© 2020
Real. Reliable. Texas Public Radio.
Play Live Radio
Next Up:
0:00
0:00
Available On Air Stations

California GOP On Party's Refusal To Remove Illegal Ballot Drop Boxes

AUDIE CORNISH, HOST:

The California Republican Party has installed more than 50 of its own ballot boxes around the state, which prompted a cease-and-desist letter yesterday from California's top elections official, Alex Padilla. He says the boxes are illegal and ordered them removed. Now, with the election just three weeks away, the state's Republican Party says it won't back down and might even install more of its own ballot boxes. I'm joined now by party spokesman Hector Barajas.

Welcome to the program.

HECTOR BARAJAS: Thank you.

CORNISH: I want to start with the secretary of state, Mr. Padilla, because he spoke to NPR's Morning Edition. And he drew a distinction between the official drop boxes that are allowed by state law and what your party has set up.

(SOUNDBITE OF ARCHIVED NPR BROADCAST)

ALEX PADILLA: Official ballot drop boxes have to meet strict guidelines on the design and installation of these drop boxes, strict guidelines in terms of how frequently ballots are retrieved from those boxes and by whom. You have none of these security measures when you're dealing with unauthorized drop boxes.

CORNISH: What's your response to that?

BARAJAS: Well, I think he's confusing the drop boxes. See; the drop boxes that the California Republican Party has put forth - they reside inside of a business, or they reside inside of our own campaign headquarters. They're not outside next to a mailbox. They're not outside in front of a supermarket.

CORNISH: Why is that distinction meaningful?

BARAJAS: Because this is ballot harvesting, right? The way California law was written four years ago in 2016, you can have individuals that go to your house, collect your ballot, leave it in the trunk of their car, put it in their home or garage. And yet the secretary of state has never brought up a question as to where those ballots are stored or...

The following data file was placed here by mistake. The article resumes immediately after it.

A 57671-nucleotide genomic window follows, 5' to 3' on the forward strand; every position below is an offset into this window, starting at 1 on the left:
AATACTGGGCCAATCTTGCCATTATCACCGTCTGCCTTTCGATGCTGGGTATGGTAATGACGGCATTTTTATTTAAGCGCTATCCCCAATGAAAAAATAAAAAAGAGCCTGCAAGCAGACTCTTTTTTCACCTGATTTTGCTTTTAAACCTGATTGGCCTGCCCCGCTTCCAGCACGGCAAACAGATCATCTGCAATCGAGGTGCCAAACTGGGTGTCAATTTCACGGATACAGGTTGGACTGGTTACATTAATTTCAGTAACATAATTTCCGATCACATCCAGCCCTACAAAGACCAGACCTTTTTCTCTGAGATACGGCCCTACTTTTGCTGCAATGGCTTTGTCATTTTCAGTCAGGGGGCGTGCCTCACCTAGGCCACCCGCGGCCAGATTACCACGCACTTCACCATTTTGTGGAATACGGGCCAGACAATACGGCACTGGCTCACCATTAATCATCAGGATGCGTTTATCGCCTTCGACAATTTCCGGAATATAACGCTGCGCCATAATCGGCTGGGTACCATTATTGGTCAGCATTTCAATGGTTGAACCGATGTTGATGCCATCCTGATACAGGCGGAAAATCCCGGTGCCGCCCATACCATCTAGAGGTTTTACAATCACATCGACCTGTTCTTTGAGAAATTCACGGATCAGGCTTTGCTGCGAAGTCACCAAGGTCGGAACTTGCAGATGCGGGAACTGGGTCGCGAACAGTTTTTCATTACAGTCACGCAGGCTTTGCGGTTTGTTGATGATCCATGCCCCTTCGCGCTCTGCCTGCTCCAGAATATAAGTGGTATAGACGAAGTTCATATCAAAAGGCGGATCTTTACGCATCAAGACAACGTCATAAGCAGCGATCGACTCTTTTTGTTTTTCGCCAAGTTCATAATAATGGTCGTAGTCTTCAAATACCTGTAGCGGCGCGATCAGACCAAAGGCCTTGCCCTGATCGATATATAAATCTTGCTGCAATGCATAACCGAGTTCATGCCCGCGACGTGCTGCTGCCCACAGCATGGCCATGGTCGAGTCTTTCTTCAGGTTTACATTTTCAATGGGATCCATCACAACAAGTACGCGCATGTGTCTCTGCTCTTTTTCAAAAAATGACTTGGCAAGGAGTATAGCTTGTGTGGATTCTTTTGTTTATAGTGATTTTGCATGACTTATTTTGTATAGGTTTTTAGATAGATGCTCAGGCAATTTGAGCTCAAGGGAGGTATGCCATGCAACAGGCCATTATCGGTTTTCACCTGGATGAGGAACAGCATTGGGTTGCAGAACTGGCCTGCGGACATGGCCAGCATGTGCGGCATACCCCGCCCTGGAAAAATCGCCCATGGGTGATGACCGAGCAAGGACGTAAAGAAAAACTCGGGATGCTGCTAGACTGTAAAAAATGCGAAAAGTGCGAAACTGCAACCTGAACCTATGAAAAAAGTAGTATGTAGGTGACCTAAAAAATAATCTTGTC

CORNISH: Well, we should note that this ballot collection law does have rules around it. You do have to show the chain of collection, so to speak, like, sort of who has it at any given time for ballot security reasons. Is that something you're doing? Is that something you can show to the voters who have given you their ballots already?

BARAJAS: We can. We - the ballots that are collected in these boxes that are within the - our own campaign headquarters or within other places of business. We have individuals that go out there three times a week to gather the ballots and then take them to the registrar of voters. And so...

CORNISH: How many boxes do you have at this point?

BARAJAS: Well, we are not providing any information on the amount of boxes or the locations. I mean, this is all part of our own campaign strategy and ballot harvesting program that the Democrats put in place four years ago.

CORNISH: So is it about security or political strategy?

BARAJAS: Well, the chain of command is obviously about security and making sure that, you know...

CORNISH: But locations wouldn't be, right? I mean, I guess I'm trying to understand your reluctance to share what you're doing if it's on the up and up.